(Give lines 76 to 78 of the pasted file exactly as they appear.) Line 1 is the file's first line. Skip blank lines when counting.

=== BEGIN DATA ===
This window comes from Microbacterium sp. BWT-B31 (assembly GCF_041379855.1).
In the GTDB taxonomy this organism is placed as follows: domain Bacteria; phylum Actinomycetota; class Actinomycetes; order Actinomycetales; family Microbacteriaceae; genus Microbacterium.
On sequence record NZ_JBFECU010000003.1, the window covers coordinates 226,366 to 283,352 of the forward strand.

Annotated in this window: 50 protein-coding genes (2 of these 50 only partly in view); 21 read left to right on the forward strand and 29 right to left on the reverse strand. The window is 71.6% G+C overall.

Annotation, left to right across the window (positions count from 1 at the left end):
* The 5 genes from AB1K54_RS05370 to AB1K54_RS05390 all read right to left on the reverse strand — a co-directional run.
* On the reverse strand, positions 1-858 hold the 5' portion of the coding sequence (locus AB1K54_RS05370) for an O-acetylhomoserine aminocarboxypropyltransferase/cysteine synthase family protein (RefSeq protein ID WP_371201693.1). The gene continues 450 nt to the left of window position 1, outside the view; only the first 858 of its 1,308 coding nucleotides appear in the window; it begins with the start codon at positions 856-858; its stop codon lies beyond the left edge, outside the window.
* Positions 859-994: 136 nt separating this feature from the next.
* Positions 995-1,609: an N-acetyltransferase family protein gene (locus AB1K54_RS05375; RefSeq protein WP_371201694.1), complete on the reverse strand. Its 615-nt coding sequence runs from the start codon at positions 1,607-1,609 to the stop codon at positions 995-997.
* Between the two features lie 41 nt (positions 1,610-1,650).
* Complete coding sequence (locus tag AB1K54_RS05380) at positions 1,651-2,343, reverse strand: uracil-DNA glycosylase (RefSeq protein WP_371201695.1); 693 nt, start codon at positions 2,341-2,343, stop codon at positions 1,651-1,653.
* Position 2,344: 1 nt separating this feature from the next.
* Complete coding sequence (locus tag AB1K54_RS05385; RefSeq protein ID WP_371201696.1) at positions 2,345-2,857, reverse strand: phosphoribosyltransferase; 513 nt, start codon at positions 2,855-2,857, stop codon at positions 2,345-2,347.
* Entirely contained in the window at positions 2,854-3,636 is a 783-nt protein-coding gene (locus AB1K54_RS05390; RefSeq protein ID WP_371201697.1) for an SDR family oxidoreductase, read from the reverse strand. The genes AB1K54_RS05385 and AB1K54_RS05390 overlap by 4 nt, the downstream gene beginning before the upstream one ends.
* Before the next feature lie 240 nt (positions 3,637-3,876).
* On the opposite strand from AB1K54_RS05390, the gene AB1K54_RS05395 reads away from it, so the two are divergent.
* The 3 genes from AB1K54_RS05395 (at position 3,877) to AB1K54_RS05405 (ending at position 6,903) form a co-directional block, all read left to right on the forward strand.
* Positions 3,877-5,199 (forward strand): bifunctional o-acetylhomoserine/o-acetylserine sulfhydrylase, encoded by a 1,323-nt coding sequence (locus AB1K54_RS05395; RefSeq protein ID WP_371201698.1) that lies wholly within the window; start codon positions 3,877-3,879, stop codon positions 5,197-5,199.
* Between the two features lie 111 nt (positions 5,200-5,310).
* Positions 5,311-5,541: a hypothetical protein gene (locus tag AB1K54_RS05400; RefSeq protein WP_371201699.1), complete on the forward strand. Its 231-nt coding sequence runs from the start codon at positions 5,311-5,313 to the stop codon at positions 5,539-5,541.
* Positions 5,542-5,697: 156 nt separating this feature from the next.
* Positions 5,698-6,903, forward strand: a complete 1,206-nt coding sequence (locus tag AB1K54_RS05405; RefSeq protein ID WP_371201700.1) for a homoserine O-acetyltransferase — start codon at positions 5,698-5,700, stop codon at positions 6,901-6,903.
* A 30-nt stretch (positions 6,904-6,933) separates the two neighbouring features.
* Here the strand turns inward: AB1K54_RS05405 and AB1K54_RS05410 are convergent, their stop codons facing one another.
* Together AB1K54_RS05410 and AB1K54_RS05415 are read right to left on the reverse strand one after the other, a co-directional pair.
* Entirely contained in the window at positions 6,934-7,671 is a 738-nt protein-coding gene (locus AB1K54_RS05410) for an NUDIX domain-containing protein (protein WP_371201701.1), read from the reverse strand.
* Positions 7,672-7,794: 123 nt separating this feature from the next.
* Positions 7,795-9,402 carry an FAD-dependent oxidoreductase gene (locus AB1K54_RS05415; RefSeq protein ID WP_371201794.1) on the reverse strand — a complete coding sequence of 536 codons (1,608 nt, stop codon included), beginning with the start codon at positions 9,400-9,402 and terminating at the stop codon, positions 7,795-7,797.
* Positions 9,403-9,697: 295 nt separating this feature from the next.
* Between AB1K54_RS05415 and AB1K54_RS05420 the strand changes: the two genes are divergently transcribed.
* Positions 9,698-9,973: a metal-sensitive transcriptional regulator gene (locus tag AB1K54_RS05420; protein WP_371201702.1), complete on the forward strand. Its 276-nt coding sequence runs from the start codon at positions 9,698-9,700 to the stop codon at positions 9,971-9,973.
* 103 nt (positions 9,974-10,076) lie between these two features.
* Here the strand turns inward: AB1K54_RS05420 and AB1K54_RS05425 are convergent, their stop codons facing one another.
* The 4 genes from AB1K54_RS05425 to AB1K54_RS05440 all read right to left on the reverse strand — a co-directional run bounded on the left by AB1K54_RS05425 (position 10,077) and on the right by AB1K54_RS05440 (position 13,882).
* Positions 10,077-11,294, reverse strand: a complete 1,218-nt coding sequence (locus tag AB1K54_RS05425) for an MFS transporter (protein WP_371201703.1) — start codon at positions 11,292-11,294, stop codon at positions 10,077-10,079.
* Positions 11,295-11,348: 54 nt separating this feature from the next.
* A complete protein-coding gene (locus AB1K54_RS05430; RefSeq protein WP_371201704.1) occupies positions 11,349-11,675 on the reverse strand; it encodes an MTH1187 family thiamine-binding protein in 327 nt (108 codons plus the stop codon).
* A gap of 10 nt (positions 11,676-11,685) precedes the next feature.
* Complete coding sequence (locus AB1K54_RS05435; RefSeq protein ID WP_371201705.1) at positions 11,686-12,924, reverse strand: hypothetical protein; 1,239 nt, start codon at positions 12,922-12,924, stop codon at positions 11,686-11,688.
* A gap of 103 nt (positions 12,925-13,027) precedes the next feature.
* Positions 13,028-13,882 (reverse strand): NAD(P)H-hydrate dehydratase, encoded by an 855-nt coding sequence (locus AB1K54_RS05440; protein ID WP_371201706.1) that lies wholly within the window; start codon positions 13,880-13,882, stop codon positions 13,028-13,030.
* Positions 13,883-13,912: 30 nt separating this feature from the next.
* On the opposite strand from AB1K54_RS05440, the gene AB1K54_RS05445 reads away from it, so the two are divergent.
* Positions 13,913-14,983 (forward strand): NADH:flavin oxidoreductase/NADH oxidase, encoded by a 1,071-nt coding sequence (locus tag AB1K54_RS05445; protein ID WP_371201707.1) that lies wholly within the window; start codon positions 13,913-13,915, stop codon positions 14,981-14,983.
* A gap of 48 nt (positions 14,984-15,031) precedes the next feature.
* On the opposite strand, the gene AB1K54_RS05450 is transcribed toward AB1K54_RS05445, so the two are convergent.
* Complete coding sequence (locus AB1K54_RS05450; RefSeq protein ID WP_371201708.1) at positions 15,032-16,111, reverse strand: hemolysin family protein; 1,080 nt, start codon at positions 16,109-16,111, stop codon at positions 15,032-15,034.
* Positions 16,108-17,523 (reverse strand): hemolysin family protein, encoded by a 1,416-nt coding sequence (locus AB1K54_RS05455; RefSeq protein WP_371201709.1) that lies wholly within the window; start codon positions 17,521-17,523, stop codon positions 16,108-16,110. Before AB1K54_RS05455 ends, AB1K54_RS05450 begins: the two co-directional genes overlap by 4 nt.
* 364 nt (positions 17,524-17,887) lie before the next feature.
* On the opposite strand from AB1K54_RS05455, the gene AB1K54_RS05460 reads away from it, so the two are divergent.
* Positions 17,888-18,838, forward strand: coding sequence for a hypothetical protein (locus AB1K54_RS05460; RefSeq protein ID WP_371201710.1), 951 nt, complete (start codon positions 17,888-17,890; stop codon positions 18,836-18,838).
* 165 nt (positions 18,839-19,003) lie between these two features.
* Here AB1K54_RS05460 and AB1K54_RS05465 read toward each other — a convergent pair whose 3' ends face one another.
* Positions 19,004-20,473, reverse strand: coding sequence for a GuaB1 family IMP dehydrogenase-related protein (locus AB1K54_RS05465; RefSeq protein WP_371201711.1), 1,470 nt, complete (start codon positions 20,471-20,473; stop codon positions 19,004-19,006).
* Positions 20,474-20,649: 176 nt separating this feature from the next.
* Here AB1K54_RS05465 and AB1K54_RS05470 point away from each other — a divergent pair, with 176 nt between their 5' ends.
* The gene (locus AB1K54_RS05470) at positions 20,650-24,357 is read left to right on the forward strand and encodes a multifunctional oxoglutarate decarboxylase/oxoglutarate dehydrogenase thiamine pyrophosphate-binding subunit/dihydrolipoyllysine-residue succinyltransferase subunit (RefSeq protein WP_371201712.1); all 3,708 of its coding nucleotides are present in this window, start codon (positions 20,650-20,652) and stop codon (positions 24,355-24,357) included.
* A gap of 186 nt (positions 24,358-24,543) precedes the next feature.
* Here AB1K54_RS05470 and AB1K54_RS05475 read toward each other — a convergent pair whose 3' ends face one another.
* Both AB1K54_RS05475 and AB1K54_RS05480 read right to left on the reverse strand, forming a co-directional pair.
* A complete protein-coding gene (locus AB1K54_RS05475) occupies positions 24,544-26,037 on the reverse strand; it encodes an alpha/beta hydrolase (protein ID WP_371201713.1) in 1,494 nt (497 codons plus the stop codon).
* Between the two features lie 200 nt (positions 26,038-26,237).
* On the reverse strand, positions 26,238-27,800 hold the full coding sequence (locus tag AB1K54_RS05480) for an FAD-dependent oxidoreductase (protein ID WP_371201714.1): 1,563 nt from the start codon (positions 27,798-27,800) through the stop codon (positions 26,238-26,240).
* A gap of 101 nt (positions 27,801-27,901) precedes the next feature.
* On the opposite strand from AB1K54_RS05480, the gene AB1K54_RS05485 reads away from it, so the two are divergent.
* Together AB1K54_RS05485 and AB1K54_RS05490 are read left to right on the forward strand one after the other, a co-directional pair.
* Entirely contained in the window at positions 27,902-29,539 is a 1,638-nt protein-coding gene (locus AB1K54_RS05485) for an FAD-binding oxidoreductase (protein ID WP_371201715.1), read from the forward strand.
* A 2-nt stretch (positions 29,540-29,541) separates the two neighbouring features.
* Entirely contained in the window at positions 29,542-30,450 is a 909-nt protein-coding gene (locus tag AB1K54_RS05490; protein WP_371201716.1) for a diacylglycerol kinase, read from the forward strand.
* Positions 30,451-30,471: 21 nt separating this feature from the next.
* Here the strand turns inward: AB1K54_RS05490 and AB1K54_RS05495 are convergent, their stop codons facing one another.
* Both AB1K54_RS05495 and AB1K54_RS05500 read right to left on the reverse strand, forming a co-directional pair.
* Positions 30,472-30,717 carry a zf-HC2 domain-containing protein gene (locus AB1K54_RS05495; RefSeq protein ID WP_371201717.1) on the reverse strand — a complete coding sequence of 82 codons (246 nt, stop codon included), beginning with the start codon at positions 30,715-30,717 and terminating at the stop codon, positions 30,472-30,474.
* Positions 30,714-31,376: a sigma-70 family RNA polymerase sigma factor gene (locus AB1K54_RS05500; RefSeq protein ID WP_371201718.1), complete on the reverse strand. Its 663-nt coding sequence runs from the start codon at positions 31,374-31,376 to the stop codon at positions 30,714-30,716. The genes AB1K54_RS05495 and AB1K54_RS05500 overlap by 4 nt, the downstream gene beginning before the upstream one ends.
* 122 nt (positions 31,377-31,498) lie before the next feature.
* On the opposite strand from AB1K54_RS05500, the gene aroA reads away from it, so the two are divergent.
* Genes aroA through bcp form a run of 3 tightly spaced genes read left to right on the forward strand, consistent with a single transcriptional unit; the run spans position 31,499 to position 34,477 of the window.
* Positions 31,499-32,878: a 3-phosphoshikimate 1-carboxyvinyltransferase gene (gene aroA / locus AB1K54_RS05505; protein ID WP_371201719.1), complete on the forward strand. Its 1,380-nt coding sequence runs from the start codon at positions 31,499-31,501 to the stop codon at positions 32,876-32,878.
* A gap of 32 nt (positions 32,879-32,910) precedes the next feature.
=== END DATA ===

* On the opposite strand from AB1K54_RS05500, the gene aroA reads away from it, so the two are divergent.
* Genes aroA through bcp form a run of 3 tightly spaced genes read left to right on the forward strand, consistent with a single transcriptional unit; the run spans position 31,499 to position 34,477 of the window.
* Positions 31,499-32,878: a 3-phosphoshikimate 1-carboxyvinyltransferase gene (gene aroA / locus AB1K54_RS05505; protein ID WP_371201719.1), complete on the forward strand. Its 1,380-nt coding sequence runs from the start codon at positions 31,499-31,501 to the stop codon at positions 32,876-32,878.